This pilot parallel group design randomized controlled trial was conducted at Oregon Health & Science University through the Department of Obstetrics & Gynecology between August 2009 and April 2011. A total of 57 participants were enrolled. The trial evaluated the relative efficacy
 of individualized treatment with exercise (control) (n = 22), SMT (n = 15), or NET (n = 20) for pregnancy-related low back pain. The intervention is discussed in detail below. Our primary null hypothesis was that SMT and NET performed no better than exercise for the treatment of PRLBP as measured by the Roland Morris Disability Questionnaire. Our secondary null hypothesis was that SMT and NET performed no better than exercise for the treatment of PRLBP as measured by an 11-point Numeric Pain Rating Scale.
All participants gave oral and written informed consent and received $20 for each study visit, which took about one hour to complete. The study was approved by Oregon Health & Science University’s Institutional Review Board.
Women were eligible for the study if they were pregnant with a singleton and had low back pain of unknown origin that began during pregnancy and was reproducible by manual palpation. Women with health conditions that contraindicated exercise (heart disease, diabetes, thyroid disease, hypertension, Body Mass Index greater than 40, infection, incompetent cervix, bleeding, ruptured membranes, severe anemia, intrauterine growth restriction, poorly controlled seizure disorder, thrombophlebitis, decreased fetal movement, amniotic fluid leakage)
 or manipulation (unrelenting fever, unrelenting night pain, loss of bowel or bladder control, progressive neurological deficit, direct trauma, unexplained weight loss, radiating pain below the knee, cancer, spinal fracture or tumors, blood dyscrasias)
 were excluded from consideration along with women who smoked, consumed alcohol, were medicated with anti-depressants, or had a Roland Morris score above 20 or below 4
. Women were also excluded if they were planning to move during pregnancy, did not read and write English, were not willing to comply with the study visit schedule, or were not willing to be randomized into any of the treatment arms.
Before being randomized participants identified their treatment preference (i.e. exercise, SMT, NET, or none). Treatment preference is a well known predictor of outcomes and thus is a potential confounding variable
[29–31]. The randomization schedule was completed prior to initiating the study and was concealed from all study staff by using consecutively numbered, sealed, opaque envelopes for each strata of preference group. Once a participant was found to be eligible, she would open the consecutive envelope in her preference strata in the presence of the researcher. Participants and the practitioner providing the intervention were not blinded to the intervention after randomization.
Study participants were recruited by fliers in prenatal clinics and by community, magazine, and internet announcements in the Portland, Oregon metropolitan area. Potential participants were first screened by phone and if study eligibility requirements were met, the initial study visit was scheduled. At the initial screening and prior to randomization each treatment group was described so all participants were familiar with all treatments. Participants could enter the study at any point in their pregnancy and remained in the study until they had their baby. All participants continued to receive their usual obstetric or midwifery prenatal care following randomization. The RCT treatment schedule paralleled the prenatal care schedule (once monthly until 28 weeks gestation, twice monthly until 36 weeks gestation, and weekly thereafter).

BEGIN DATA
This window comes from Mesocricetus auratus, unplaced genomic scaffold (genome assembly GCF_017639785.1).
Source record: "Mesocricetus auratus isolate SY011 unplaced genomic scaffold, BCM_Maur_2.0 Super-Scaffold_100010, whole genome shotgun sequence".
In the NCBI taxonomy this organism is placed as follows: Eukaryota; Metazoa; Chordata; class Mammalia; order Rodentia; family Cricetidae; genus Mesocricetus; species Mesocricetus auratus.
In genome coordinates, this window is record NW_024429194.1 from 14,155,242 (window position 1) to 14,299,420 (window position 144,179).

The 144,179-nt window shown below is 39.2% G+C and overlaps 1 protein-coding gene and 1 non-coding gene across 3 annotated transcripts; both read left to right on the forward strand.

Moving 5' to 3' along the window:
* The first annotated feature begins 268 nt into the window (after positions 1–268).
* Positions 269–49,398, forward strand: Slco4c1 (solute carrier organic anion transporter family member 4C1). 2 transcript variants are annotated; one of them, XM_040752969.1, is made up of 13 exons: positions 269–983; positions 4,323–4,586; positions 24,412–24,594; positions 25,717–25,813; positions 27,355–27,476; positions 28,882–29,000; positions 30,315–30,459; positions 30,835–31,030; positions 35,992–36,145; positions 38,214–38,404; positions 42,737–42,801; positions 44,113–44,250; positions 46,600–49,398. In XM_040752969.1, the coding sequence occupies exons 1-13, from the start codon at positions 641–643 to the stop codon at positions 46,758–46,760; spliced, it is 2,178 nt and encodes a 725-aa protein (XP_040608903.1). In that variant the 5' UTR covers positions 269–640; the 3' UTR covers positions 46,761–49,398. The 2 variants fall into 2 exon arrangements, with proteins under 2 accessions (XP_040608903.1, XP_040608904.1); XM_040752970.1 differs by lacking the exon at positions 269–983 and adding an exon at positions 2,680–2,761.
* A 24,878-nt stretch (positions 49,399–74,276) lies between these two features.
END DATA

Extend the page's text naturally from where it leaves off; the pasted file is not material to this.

When the participant arrived for each study treatment visit she completed the primary and secondary outcome measures, drew a pain diagram, and responded to questions about adverse events, treatment by other practitioners, new injuries, and use of medication. After filling out the paperwork all participants were palpated and assessed with standard orthopedic and neurologic exams to ensure they were safe to treat. Each was also palpated to determine if intersegmental dysfunctions were present. Following the assessment each participant was treated in accordance with the protocol for their treatment arm, which is described below.
The lead author served as the therapist and has practiced chiropractic medicine for 15 years. At the baseline visit she screened volunteers for study eligibility through case history and standard orthopedic and neurologic tests. Participants in all three treatment groups were advised to use ice after each treatment since a little soreness is commonly experienced after treatment.
Exercise participants were given a booklet and enthusiastically instructed on pelvic tilts, pelvic floor, gluteus maximus, latissimus dorsi, and hip adductor strengthening exercises to promote low back stability and flexibility. The specific exercises in the booklet have been shown to decrease PRLBP